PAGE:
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The USGA/R&A distance survey is a bit like a Robert Trent Jones design: needlessly long, seemingly takes longer to get through than you think, isn’t the most rewarding experience and you’d never do it again.

But unlike some tired old RTJ effort, this one really won’t cost you a dime and will entertain at times if you are intrigued by reading between the lines or general survey construction.

If you have a few minutes, please share your thoughts no matter your place in the game. In fact, the governing bodies have made a special point to let every day golfers know their input is most valued.

It took me about 12 minutes to complete, sparing them of any Max Behr copy and pasting or Statement of Principles jabs. I figured those would not be productive roads to take.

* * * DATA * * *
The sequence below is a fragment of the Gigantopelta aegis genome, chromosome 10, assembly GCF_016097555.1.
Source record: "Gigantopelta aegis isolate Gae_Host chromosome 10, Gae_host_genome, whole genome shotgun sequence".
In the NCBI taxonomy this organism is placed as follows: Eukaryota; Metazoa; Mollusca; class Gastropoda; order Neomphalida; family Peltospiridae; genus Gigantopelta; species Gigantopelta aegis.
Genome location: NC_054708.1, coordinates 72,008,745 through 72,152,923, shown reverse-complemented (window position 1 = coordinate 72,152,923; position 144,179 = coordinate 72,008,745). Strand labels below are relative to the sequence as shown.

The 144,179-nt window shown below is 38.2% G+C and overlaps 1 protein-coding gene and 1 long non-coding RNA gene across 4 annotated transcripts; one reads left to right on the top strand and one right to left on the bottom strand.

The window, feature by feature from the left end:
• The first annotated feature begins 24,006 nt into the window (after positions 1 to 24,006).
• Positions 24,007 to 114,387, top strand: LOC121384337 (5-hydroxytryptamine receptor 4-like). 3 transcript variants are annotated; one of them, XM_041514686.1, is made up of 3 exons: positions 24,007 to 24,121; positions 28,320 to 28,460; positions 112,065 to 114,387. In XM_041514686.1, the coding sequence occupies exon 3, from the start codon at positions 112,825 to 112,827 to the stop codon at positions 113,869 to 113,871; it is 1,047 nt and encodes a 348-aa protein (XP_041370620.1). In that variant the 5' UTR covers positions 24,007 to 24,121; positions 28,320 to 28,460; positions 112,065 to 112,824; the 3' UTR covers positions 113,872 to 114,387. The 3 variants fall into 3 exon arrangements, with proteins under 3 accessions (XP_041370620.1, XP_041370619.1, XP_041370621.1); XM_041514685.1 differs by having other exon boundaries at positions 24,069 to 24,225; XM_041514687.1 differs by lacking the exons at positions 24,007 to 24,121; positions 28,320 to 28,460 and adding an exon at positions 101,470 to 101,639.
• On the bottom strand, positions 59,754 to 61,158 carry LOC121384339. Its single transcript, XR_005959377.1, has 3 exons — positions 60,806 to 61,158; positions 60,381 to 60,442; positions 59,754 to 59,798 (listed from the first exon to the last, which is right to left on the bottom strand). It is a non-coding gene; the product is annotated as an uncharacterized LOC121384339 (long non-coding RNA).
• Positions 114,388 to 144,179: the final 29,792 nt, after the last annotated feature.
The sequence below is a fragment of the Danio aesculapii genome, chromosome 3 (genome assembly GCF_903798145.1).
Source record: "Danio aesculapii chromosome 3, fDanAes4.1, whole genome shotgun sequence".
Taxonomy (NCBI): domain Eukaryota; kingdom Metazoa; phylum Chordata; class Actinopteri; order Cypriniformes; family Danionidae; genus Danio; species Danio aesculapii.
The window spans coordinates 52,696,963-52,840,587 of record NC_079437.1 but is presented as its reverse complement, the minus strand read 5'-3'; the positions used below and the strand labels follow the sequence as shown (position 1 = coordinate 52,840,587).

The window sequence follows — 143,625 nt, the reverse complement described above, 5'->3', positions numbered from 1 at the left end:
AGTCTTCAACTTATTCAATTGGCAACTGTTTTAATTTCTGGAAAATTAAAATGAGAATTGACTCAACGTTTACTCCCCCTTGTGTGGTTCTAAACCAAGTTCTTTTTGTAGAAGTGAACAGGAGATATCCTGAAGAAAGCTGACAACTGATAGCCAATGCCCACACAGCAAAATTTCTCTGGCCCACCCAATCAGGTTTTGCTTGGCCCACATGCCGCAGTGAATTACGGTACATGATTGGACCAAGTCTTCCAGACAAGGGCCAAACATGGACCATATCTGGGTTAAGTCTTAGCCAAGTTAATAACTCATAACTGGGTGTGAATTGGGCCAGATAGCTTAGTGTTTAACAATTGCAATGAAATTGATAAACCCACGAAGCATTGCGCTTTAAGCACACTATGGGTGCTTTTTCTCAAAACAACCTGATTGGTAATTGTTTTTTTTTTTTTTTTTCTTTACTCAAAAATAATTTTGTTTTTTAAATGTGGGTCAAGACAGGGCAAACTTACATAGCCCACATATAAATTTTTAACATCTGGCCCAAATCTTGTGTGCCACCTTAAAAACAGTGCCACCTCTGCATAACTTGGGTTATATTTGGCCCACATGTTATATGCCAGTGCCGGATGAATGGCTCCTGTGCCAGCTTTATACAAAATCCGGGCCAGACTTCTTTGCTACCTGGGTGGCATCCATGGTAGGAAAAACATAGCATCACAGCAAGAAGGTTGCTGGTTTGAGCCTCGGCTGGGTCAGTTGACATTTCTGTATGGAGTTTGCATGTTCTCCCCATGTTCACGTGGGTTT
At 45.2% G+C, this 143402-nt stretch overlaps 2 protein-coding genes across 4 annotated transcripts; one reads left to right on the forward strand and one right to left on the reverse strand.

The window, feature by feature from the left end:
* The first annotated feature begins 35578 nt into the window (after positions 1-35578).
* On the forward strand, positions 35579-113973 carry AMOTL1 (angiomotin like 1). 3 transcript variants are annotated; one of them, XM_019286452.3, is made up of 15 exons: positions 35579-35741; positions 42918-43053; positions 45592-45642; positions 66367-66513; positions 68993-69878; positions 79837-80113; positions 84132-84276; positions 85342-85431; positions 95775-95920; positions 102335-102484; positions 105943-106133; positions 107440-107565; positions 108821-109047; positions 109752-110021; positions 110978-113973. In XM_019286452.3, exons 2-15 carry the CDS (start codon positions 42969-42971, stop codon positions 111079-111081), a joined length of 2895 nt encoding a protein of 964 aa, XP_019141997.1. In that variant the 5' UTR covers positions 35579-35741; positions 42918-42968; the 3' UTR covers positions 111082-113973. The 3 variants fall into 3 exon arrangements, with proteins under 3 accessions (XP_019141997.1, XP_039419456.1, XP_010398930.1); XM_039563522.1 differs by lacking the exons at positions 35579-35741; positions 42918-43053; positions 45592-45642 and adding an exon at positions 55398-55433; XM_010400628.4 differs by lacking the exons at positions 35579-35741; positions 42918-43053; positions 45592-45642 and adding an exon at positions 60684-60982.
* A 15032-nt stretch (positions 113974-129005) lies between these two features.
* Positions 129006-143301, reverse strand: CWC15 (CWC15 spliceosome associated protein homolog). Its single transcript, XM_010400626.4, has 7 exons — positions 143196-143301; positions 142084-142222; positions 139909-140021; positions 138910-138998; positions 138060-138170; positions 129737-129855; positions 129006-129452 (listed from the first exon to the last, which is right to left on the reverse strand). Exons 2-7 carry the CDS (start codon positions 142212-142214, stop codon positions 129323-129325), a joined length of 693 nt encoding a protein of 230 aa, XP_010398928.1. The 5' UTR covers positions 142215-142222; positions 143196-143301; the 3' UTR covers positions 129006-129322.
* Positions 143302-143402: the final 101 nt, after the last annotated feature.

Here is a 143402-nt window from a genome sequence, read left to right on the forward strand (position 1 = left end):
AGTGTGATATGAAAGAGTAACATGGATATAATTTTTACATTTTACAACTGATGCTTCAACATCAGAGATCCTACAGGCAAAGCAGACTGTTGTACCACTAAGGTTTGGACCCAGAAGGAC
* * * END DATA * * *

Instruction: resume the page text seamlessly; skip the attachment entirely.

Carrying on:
Here is the USGA version of the distance survey, and the R&A version can be found here.

Enjoy!



What Happens If We Make The Golf Ball Slightly Larger?

The old Spalding Magna, an oversized ball

The old Spalding Magna, an oversized ball

Gary Van Sickle at MorningRead.com considers the distance matter and concludes something must be done based on the next wave of players coming along and rendering most courses obsolete.

I was curious about one of this three suggestions beyond the usual bifurcation options.

I’ll credit Tom Watson with Option One, and he concedes that he heard it from golf analyst and entertainer David Feherty: make the golf ball bigger. It’s already been done once. Golf in the U.S. used a ball 1.68 inches in diameter versus the ball used by the rest of the world, 1.62 inches. The British Open switched to the bigger ball in 1974, and the United Kingdom’s small ball finally went away in 1990 for recreational golfers.

Watson said that .06 inches may have made a 20-yard driving decrease. What would another .06-inch increase mean, and would that be enough? I’d love to see some research on that.

Indeed research is needed. Because we need another study in this game!